The Most General School-Assistant. Containing a complete system of arithmetic: the common and useful problems in practical geometry: the methods used in taking the dimensions of artificers work: mensuration of all kinds and superficies and solids, of artificers work, of timber, and of land: together with guaging [sic], bills of parcels, &c. &c. Exeter, R. Trewman for Robinson & Roberts, London, &c., 1770.
First Edition. 12mo (171 x 102 mm), pp. x, [ii],191, printed on thick paper, woodcut head- and tail-pieces, diagrams and tables throughout the text, some browning in text, wanting the free endpapers, in contemporary sheep, blind ruled border to covers, spine badly chipped at head, joints cracking and weak, extremities rubbed, with the ownership inscription ‘Edward Harper’s Book, Oct 3rd 1833’ and ‘Born 16 of March’ to the front pastedown and a brief autobiographical poem by the same owner on the rear pastedown.
Sole edition of a scarce provincial schoolbook relating to arithmetic and geometry, with a focus on teaching the rudiments of business and finance to a rising generation of skilled merchants. Gilbert Dyer was master a school for children of freemen of the Corporation of Weavers, Fullers and Shearmen which was based at Tuckers’ Hall in Exeter. He was later a notable antiquary and bookseller who assembled what was said to be the largest circulating library outside London. Exeter’s woollen trade was a cornerstone of its wealth and its freemen - whose sons would have been educated at Dyer’s school - among its wealthiest citizens.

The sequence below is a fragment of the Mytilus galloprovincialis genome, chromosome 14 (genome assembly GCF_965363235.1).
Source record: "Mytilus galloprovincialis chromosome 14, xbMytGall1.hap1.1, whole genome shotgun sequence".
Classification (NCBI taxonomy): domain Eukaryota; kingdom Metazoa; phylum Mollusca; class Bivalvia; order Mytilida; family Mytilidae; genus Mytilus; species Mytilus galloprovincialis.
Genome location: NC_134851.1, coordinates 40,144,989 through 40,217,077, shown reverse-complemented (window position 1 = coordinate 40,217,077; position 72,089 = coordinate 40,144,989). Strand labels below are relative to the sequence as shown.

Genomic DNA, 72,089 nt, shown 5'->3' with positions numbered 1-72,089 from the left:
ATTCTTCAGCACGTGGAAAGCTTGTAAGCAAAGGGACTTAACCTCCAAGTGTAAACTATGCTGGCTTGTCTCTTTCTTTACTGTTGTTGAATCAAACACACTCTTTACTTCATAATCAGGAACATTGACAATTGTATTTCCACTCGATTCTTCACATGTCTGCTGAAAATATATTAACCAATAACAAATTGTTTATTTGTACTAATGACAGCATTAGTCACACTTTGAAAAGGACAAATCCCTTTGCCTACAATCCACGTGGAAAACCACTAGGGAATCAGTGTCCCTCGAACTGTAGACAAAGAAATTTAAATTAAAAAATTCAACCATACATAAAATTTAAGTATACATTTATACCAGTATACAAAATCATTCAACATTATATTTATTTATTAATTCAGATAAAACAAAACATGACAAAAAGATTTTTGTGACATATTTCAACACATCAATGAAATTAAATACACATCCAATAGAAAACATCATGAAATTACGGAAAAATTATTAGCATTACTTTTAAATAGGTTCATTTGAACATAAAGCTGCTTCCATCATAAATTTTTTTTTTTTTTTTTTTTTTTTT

Dyer’s system of arithmetic enables pupils to calculate simple and compound interest, introduces them to the basic terms of business partnerships, discusses the use of barter and exchange on the Continent and discusses particular rates of pay for certain kinds of tradesmen, including glaziers and plumbers. In order to enliven the text, Dyer presents an array of fictitious London and Amsterdam merchants, who present template promissory notes, bills of exchange and bills of parcels as examples to the young readers. These merchants are brought to life by their imaginary names, including William Woollendraper, Henry Hosier, Abel Abebl, Rachel Rich, Peter Paywell, Charles Careful, Roger Retail and Timothy Trusty.
Provenance: Charming student ownership inscriptions to front and rear pastedowns: ‘Edward Harper is my name. England is my Nation. Hampton is my dwelling... When I am dead and in my Grave... Take up this Book and think of me. When I am quite forgotten’.
ESTC t170244, at BL, Cambridge, Exeter and two copies in Oxford; Michigan only in the States.